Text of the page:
1897

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The Flight of the Eagle and the Lost Expedition

(This is a repeat of Journey to the Center of the Earth...in a Balloon that began in 1896.)

The plan is simple. Fill a balloon with hydrogen and climb into the gondola. Drag weighted ropes along the ice to steer the balloon. Within 48 hours they should reach the North Pole and a few days later they should be in China... or maybe Alaska. Simple. But in exploration, all simple things are difficult. Minutes after launch of The Eagle, the Swedish scientist, S. A. Andrée, and two colleagues are lost from sight. Ten hours after that, a storm kicks up and they lose all but one of their "navigation ropes." The Eagle is hundreds of miles off course and it is dragging along the ice. Sixty-five hours into the flight, the balloon is done, but the men are not. For the next 2 months, they make their way across the shifting pack ice while dragging sleds filled with supplies. Then they reach White Island... and die. The supplies remain: tents and stoves and fuel. They know they will never be rescued, but if their goal was to lay down and die, they could have saved themselves a lot of trouble much earlier. Why did they give up the ghost on White Island? The clues are: a dead bear, a diary, and photos. [1] [2]

My Take by Alex Shrugged
Over the years, reports of Andrée and his party popping up in remote villages proliferated like Elvis sightings. A message buoy from his expedition was found with no message. It was the one designated to be dropped at the North Pole. People held out hope, but in 1930, an expedition discovered two bodies in a tent, frozen solid. A name was on the jacket. It was Andrée. Putting the clues together: they reached White Island and killed a polar bear for food. Unfortunately, they were in the habit of eating raw bear meat. They developed the runs and in their weakened state, they finally succumbed. They had made mistakes all along the way, such as never having flown a such a large balloon before and never under rainy, freezing conditions. Their bodies were returned to Sweden and honored as great explorers. In the modern day, they are seen as foolish risk-takers, but in those days, foolish risk-taking was the rule. It is better to draw our lessons based on principle. The lesson is... know your equipment and test it before you need it to save your life... and don't eat raw bear.

Tesla and the Westinghouse Compromise

Tesla once worked for Edison, but after Edison broke his promises, Tesla quit. He dug ditches for a while, but eventually found his way to more lucrative employment. He negotiated to sell his patents to George Westinghouse for his AC motor and other alternating current applications, but it hasn't worked out. Westinghouse is on the brink of bankruptcy, so this year he tells Tesla that he can't pay what he promised. Tesla sells the patents to Westinghouse for a song. This song is still fairly expensive... $216,000 which is about 5.4 million in 2015 dollars, but if you held lightening in your hands, how much would you charge? (In case you are humor impaired, that was a pun.) Westinghouse surges forward. Edison's direct current (DC) generators require booster stations every few miles, but the oscillating nature of AC current allows longer transmission distances without a booster station. DC is more useful and safer, but the infrastructure required would be very expensive for cities to build out. AC current is cheaper to build out, but it has its problems (serious problems initially). The first is to settle on the AC frequency or cycles. Currently they are stringing separate lines for each frequency needed. They settle on 60 hertz as the standard. Europe uses 50 hertz which is why one needs a converter to use electric devices when traveling from the USA to Europe. [3] [4]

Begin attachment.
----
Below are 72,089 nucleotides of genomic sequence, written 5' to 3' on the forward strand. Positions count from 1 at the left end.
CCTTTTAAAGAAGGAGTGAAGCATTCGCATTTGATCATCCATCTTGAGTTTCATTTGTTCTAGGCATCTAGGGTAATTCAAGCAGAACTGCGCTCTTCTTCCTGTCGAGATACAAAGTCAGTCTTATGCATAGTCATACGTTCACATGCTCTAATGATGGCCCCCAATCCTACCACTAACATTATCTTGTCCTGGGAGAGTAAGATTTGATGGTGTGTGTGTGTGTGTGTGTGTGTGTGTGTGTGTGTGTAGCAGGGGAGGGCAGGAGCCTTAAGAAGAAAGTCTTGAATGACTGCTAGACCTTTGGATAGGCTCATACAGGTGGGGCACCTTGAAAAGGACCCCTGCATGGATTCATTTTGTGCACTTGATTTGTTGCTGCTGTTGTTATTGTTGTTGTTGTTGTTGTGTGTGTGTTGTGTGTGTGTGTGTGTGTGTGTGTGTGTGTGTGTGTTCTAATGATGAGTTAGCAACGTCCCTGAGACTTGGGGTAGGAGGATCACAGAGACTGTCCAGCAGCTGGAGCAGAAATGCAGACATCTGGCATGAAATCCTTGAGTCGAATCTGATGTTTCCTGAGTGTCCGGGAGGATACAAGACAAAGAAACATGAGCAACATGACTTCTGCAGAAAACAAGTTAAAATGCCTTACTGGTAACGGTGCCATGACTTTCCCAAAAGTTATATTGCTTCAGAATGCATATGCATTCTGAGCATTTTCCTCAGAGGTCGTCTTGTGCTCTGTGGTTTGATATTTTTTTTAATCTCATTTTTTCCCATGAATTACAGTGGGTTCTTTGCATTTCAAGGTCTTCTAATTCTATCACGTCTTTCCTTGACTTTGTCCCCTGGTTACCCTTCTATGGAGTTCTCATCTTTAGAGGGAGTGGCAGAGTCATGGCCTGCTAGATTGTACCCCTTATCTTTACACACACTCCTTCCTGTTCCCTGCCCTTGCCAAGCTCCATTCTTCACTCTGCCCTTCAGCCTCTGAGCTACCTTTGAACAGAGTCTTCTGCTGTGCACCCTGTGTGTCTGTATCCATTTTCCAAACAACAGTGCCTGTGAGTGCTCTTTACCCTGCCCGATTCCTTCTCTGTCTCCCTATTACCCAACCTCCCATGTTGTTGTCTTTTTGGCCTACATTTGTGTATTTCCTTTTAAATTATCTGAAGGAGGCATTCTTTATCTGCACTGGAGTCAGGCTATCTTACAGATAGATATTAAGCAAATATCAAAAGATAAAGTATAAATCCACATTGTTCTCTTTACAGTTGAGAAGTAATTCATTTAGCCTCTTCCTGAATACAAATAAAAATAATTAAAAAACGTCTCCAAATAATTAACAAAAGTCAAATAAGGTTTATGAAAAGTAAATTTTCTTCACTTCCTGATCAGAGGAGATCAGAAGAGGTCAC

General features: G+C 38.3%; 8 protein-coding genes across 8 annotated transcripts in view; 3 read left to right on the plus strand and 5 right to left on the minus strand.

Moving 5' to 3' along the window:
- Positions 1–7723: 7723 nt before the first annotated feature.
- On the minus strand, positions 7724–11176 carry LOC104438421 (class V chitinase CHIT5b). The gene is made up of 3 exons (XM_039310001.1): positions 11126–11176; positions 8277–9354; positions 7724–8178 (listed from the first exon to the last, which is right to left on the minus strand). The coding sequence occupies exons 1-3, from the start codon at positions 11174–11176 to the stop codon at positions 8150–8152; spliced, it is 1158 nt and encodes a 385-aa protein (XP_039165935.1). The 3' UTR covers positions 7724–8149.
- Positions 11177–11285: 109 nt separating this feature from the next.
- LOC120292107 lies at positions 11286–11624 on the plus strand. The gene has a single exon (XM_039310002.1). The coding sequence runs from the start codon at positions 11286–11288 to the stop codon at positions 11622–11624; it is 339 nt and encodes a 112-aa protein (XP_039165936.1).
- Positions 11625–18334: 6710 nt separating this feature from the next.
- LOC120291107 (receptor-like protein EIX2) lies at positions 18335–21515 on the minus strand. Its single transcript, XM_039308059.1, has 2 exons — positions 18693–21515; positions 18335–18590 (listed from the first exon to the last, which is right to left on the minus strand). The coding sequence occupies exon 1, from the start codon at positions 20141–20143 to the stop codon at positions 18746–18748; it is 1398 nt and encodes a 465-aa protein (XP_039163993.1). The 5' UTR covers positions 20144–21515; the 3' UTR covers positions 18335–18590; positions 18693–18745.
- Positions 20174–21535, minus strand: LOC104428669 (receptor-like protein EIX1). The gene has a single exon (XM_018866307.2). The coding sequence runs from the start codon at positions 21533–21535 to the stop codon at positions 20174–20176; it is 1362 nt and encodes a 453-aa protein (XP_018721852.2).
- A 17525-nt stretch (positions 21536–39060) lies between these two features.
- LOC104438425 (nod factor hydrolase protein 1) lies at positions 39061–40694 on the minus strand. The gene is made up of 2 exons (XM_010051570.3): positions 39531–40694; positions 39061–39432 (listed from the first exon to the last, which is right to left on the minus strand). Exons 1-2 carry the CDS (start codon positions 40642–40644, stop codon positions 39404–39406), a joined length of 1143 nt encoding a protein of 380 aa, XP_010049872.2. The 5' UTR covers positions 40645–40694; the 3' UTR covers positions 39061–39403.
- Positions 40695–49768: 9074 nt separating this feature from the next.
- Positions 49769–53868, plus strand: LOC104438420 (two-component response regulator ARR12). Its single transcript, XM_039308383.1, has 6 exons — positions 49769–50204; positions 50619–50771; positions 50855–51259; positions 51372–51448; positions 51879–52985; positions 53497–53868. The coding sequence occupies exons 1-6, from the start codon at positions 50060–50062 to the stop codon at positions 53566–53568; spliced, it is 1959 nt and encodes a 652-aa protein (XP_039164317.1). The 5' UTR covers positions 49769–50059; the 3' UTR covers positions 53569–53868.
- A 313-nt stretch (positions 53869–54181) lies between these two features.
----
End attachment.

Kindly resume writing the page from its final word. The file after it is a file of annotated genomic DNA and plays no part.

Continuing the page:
My Take by Alex Shrugged
Tesla's alternate current (AC) generators are on display at the Smithsonian, yet Tesla is not credited with inventing them. It is part of the Edison exhibit. Many, if not most, motor vehicles have an alternator to generate electricity in their cars and Tesla’s induction motor runs most washing machines (or an ancestor of his induction motor). Like gasoline, AC current is inherently dangerous, but if we use care, it is also a lot more economical and efficient. Every new technology is a balance in several directions. Usually engineers summarize the balance as: fast, cheap or good. Choose any two. You can't have it all. I was watching a commercial for a new luxury car. They expressed their "absolute commitment" to several ideals in engineering and the environment. It sounded fabulous, but I quickly realized that if they had the "absolute commitment" they professed, they couldn't have made the automobile in the first place. At some point we must make a compromise or we could never build anything at all.